The contract society operates horizontally in free exchange between free men. The command society operates vertically in coerced exchanges between master and slave.

The extent to which our Contract Society Thoroughbred has been repeatedly violated by the Command Society Donkey can be judged by the extent to which government has produced muleish laws restricting freedom of contract.

The list is endless. Every government marketing and business monopoly is a complete negation of the freedom to contract as are all wage and price tribunals.

In a contract society there is no room or need for trade regulations and quotas, statutory business licences, government subsidies, industry councils, local content rules, investment controls, training taxes or government business ventures. And the morality of retrospective legislation is so offensive that not even a self respecting communist donkey would thrust it on us.

If Bob Hawke and his comrades have really experienced a miraculous conversion, they should get off the world stage and start the overdue reforms at home.

Two small examples highlight the way in which our contract society is undermined by the command mentality. They illustrate the fact that our freedom to contract is being killed, not by the knockout punch, but by the torture of a thousand cuts.

The first example concerns born-again Bob in 1985.

Some Australian cricket players decided to sign a tour contract with the South African Cricket Union. This upset mightily the great cricket commandeer in Canberra. He urged the players to break their contracts and, in a total denial of the sanctity of contracts, promised that “The government will be ready to assist should there be any suggestion of legal action against those who break their contract.”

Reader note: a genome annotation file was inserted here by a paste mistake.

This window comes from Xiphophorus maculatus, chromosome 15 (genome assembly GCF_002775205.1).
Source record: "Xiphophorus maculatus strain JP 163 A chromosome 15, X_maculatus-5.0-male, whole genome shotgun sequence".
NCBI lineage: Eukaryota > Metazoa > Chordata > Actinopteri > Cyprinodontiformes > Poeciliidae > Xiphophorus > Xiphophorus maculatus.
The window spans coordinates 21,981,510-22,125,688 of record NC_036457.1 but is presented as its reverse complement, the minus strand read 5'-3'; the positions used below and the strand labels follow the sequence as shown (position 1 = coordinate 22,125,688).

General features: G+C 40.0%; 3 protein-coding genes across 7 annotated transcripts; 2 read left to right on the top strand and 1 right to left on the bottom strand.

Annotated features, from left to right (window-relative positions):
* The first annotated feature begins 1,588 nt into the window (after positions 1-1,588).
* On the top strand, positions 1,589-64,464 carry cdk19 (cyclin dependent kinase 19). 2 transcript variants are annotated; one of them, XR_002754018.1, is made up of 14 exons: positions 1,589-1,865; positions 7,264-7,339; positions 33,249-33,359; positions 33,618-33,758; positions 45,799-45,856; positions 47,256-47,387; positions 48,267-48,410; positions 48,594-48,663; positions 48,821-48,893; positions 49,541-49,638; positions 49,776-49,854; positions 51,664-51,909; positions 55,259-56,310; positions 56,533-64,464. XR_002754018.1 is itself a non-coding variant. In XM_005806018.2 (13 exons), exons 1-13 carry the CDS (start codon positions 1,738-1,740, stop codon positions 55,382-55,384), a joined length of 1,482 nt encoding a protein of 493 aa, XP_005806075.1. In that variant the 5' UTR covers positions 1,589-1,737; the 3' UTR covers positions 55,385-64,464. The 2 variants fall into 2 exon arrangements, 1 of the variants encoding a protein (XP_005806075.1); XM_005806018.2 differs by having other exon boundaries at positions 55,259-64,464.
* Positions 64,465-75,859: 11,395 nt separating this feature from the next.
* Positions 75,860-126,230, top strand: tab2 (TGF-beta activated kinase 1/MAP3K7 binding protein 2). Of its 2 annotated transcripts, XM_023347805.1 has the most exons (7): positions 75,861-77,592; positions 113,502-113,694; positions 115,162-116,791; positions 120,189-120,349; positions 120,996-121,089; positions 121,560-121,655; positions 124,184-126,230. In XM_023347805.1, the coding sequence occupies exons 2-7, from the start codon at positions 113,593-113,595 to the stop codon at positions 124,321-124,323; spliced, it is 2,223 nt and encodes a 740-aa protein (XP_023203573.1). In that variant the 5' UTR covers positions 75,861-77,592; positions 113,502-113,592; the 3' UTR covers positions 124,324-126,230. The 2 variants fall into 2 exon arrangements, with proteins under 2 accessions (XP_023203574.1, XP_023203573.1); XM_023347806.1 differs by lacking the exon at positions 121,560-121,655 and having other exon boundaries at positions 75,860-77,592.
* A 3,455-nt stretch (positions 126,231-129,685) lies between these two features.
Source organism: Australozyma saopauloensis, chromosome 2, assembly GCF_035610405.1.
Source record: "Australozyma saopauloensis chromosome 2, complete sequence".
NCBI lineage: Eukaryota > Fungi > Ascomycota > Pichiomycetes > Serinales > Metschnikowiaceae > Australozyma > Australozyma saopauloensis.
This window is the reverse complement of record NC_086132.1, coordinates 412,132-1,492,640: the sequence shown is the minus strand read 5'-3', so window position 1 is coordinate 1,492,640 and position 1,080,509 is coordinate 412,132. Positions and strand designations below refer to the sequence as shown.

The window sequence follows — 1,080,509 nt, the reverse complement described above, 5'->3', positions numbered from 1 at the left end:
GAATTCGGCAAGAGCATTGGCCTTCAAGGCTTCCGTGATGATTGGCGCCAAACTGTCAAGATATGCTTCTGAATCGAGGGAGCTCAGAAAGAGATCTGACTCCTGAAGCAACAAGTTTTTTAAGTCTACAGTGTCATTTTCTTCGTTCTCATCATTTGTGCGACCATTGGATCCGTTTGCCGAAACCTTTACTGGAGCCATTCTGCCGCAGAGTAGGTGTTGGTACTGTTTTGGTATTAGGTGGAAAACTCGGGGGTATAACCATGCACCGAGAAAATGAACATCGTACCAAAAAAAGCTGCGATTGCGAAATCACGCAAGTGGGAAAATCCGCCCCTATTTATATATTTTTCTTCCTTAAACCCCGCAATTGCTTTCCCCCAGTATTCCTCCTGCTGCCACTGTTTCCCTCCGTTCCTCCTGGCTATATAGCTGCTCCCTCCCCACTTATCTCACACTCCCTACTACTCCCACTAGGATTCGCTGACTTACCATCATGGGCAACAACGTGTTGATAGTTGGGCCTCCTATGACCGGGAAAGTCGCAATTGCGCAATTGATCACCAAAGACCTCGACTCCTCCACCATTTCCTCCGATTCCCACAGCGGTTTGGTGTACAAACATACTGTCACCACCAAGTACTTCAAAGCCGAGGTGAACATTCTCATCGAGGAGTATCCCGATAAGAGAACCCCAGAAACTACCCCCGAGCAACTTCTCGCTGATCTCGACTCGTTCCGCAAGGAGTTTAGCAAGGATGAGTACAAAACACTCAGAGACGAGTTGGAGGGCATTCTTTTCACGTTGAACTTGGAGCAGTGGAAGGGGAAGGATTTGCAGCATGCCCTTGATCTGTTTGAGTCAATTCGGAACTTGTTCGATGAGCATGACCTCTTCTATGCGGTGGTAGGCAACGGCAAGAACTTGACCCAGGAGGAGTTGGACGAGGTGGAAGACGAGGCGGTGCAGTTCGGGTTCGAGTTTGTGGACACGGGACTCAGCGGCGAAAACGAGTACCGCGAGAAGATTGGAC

The second example comes from Queensland last year. Mr S, a Victorian house painter, quoted a fixed price of $350 to paint a roof for a West End woman. She accepted the contract. He did the job that afternoon and was paid the next day. A dispute then arose whether or not he should have painted the gutter. Instead of providing arbitration, the bureaucracy told the painter his contract was unenforceable because, under Queensland’s Fair Trading Act, all door-to-door contracts are subject to a cooling off period of 10 days. For them, retrospective legislation is OK; for us, contracts may only be prospective.